Brain plasticity in Diptera and Hymenoptera

Front Biosci (Schol Ed). 2010 Jan 1;2:268-88. doi: 10.2741/s63.

Abstract

To mediate different types of behaviour, nervous systems need to coordinate the proper operation of their neural circuits as well as short- and long-term alterations that occur within those circuits. The latter ultimately devolve upon specific changes in neuronal structures, membrane properties and synaptic connections that are all examples of plasticity. This reorganization of the adult nervous system is shaped by internal and external influences both during development and adult maturation. In adults, behavioural experience is a major driving force of neuronal plasticity studied particularly in sensory systems. The range of adaptation depends on features that are important to a particular species, and is therefore specific, so that learning is essential for foraging in honeybees, while regenerative capacities are important in hemimetabolous insects with long appendages. Experience is usually effective during a critical period in early adult life, when neural function becomes tuned to future conditions in an insect's life. Tuning occur at all levels, in synaptic circuits, neuropile volumes, and behaviour. There are many examples, and this review incorporates only a select few, mainly those from Diptera and Hymenoptera.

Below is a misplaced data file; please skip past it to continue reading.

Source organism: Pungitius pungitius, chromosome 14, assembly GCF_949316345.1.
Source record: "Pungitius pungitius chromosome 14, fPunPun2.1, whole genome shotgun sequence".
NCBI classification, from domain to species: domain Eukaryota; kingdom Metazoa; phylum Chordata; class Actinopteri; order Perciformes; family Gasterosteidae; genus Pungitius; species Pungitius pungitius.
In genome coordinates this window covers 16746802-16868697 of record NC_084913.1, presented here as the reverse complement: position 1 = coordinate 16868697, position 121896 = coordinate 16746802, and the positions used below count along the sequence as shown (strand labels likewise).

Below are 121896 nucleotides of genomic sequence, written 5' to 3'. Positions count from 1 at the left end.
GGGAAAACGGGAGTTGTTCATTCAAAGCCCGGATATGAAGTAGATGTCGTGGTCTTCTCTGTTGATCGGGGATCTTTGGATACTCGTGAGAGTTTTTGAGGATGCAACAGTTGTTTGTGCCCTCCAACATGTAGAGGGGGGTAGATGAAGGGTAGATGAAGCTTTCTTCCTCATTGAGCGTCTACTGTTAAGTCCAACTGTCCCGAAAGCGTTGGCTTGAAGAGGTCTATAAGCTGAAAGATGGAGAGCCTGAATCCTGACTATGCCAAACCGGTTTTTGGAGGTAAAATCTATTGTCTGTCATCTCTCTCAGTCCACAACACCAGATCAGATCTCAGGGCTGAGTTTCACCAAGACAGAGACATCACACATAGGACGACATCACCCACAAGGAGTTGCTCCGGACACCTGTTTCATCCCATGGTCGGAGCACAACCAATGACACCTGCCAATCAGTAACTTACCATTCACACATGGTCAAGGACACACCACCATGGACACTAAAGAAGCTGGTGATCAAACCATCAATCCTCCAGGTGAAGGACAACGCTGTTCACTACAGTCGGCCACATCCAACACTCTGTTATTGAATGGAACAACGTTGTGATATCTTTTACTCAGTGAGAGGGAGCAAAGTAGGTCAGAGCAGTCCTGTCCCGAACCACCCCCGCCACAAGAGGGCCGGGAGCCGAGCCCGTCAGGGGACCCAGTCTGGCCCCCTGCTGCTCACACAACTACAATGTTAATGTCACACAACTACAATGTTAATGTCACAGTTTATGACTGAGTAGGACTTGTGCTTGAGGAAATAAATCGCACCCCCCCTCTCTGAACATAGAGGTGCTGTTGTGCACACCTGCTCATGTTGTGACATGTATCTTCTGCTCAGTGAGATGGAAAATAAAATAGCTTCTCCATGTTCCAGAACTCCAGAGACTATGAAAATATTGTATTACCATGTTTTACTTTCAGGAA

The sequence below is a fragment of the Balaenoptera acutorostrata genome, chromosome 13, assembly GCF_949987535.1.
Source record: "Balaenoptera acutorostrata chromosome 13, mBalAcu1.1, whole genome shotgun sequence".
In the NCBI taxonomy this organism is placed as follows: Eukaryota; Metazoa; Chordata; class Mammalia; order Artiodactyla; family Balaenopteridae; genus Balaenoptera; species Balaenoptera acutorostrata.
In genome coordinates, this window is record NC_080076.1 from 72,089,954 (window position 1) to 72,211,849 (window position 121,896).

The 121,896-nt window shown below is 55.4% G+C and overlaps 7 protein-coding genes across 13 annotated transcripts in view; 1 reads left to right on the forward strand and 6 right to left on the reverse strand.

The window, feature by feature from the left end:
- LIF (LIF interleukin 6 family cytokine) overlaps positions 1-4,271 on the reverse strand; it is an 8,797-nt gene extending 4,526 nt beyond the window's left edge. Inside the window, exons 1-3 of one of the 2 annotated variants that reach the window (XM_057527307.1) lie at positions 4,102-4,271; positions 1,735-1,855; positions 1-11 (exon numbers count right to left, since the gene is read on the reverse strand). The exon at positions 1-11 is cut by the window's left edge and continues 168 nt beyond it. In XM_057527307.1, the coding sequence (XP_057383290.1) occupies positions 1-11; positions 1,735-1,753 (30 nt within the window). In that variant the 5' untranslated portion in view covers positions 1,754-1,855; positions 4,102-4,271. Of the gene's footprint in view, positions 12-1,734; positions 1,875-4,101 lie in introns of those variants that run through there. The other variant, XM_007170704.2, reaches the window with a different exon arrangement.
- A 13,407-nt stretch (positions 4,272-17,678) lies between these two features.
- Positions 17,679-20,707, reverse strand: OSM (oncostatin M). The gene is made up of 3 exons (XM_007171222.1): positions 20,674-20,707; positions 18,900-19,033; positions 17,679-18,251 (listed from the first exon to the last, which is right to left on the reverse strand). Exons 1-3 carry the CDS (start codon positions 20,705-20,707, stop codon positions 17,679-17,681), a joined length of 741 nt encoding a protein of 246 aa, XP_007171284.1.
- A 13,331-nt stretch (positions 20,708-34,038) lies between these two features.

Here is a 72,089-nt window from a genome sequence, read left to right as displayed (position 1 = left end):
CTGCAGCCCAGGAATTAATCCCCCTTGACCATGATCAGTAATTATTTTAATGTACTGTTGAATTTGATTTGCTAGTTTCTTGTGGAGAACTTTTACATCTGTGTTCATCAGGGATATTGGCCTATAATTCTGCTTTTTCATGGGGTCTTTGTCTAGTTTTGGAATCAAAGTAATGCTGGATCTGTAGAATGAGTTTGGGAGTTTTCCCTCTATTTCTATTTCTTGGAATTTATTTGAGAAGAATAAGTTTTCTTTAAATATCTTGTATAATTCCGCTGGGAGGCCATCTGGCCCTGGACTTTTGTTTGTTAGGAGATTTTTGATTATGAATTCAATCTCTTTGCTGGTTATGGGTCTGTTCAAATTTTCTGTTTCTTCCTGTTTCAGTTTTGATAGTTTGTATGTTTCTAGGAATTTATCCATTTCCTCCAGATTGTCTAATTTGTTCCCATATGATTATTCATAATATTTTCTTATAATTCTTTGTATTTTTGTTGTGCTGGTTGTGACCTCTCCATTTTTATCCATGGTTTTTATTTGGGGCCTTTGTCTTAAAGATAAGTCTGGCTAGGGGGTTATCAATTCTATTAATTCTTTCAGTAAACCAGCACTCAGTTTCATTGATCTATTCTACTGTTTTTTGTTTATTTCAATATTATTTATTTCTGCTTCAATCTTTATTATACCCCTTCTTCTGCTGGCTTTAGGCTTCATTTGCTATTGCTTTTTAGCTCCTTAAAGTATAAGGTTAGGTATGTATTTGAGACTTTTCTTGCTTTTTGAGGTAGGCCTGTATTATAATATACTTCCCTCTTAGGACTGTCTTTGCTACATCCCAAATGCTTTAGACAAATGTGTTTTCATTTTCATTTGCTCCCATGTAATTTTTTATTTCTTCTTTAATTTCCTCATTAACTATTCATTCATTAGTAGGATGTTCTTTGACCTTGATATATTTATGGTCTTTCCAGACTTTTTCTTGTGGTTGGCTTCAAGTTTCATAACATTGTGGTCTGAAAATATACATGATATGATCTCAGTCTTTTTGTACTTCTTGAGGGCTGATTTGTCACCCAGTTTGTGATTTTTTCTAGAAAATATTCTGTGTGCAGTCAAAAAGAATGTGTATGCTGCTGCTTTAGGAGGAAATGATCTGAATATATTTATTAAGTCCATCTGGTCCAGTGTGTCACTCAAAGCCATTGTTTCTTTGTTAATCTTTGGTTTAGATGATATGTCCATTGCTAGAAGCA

Publication types

  • Review

MeSH terms

  • Animals
  • Brain / growth & development*
  • Diptera / growth & development*
  • Hymenoptera / growth & development*
  • Larva / growth & development
  • Metamorphosis, Biological / physiology*
  • Mushroom Bodies / growth & development
  • Mushroom Bodies / physiology
  • Neuronal Plasticity / physiology*
  • Olfactory Perception / physiology*
  • Visual Perception / physiology*